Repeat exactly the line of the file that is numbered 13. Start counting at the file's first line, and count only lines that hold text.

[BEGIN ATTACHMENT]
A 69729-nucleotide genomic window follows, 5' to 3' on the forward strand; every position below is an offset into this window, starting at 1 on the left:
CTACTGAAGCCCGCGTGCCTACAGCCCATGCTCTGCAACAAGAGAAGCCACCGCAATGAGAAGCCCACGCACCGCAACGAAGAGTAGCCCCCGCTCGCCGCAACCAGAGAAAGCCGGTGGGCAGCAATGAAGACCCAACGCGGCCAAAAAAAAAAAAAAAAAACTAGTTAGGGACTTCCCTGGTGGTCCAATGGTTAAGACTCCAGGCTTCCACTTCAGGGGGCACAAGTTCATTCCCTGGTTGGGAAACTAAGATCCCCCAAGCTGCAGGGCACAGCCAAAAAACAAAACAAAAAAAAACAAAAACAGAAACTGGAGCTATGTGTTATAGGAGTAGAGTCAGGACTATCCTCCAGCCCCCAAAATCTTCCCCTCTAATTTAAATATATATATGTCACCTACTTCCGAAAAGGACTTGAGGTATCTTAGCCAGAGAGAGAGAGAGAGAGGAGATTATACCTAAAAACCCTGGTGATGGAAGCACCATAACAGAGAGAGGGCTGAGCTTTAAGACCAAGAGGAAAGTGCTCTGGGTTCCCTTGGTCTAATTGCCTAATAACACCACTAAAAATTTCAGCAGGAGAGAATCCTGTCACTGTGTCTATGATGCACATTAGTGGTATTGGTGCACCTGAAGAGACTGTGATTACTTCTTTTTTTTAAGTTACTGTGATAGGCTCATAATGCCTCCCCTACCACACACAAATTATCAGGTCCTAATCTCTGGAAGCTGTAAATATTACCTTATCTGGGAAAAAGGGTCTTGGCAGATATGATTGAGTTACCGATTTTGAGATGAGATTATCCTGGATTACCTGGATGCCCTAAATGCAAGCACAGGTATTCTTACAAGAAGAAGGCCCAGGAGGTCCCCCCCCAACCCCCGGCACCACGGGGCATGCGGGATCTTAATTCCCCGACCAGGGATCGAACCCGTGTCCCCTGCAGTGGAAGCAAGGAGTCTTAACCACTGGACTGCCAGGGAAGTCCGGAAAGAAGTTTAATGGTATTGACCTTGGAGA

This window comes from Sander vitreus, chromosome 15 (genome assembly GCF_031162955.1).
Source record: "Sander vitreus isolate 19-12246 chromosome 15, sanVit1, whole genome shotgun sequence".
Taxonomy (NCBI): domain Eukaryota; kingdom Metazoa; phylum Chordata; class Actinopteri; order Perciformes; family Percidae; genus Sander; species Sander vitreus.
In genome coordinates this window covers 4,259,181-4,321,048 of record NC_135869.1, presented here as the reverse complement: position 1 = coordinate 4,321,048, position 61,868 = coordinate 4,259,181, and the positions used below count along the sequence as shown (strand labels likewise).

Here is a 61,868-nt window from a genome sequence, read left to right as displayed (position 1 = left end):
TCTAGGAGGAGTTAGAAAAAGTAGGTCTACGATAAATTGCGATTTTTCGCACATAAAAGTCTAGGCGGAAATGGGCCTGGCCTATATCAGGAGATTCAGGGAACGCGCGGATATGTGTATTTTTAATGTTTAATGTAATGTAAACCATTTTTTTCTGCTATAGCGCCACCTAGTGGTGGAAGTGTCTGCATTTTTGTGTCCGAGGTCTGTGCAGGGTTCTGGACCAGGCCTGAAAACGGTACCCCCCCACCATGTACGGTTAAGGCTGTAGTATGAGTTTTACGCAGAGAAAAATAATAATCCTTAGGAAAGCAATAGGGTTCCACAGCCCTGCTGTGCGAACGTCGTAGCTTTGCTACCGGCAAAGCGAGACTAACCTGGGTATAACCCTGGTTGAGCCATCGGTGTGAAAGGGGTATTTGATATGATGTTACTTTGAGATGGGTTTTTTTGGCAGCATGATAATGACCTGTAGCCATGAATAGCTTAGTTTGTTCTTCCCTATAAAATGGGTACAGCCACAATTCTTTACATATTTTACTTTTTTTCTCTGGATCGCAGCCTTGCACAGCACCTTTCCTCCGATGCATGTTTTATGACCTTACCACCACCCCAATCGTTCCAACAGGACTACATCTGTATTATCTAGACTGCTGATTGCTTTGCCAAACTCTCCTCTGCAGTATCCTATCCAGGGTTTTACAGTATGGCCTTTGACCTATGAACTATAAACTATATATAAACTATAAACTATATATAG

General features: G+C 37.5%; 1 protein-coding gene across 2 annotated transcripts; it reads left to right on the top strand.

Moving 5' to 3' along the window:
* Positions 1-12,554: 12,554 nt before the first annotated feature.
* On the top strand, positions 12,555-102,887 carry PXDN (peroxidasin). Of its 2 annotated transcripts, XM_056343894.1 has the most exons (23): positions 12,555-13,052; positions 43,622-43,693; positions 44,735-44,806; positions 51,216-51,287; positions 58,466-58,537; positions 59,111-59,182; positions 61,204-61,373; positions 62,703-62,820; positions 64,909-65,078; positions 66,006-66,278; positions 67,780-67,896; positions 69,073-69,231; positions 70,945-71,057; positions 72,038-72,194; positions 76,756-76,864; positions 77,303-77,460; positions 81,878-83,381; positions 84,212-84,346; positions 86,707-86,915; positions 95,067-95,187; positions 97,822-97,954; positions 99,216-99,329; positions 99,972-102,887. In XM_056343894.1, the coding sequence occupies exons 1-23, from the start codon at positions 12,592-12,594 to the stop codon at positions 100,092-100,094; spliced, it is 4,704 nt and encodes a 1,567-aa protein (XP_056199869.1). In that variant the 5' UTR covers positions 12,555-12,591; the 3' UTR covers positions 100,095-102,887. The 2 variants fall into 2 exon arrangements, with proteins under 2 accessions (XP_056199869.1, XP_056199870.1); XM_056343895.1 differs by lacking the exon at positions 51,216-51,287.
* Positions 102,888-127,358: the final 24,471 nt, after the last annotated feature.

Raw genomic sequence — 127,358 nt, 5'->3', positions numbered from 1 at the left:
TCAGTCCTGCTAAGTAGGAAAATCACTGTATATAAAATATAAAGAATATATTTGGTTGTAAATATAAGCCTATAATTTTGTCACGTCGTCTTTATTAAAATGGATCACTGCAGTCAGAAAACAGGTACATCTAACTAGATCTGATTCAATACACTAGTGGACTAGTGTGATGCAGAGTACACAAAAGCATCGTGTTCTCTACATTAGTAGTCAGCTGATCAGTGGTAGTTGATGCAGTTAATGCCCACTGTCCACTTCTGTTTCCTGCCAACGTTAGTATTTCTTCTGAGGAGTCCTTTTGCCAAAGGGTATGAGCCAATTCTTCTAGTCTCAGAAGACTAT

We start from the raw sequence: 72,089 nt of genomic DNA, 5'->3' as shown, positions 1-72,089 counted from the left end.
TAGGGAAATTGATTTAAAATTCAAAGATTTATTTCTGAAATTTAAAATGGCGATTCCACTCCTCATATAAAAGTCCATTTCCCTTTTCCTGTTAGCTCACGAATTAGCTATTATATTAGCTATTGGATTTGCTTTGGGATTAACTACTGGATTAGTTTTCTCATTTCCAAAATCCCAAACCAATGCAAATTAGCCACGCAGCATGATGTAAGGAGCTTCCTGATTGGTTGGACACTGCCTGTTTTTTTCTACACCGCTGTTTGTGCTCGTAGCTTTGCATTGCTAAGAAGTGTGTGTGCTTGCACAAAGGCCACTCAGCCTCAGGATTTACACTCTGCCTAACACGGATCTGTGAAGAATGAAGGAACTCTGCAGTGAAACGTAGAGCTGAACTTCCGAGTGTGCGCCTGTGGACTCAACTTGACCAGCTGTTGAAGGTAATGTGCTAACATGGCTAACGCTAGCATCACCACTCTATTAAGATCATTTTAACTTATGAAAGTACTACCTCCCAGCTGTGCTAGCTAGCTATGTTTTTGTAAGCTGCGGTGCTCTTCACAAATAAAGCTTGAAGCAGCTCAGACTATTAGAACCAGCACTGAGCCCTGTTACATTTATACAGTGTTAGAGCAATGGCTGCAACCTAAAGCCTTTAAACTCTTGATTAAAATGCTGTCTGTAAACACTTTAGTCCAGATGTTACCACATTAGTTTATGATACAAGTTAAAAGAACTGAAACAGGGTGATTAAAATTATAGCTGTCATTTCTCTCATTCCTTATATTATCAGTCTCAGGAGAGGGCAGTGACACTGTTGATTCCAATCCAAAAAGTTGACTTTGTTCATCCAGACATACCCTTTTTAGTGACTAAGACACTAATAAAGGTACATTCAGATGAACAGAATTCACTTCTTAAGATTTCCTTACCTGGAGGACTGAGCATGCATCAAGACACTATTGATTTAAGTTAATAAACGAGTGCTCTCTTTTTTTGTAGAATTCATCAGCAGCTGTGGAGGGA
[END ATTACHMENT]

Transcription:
* Positions 102,888-127,358: the final 24,471 nt, after the last annotated feature.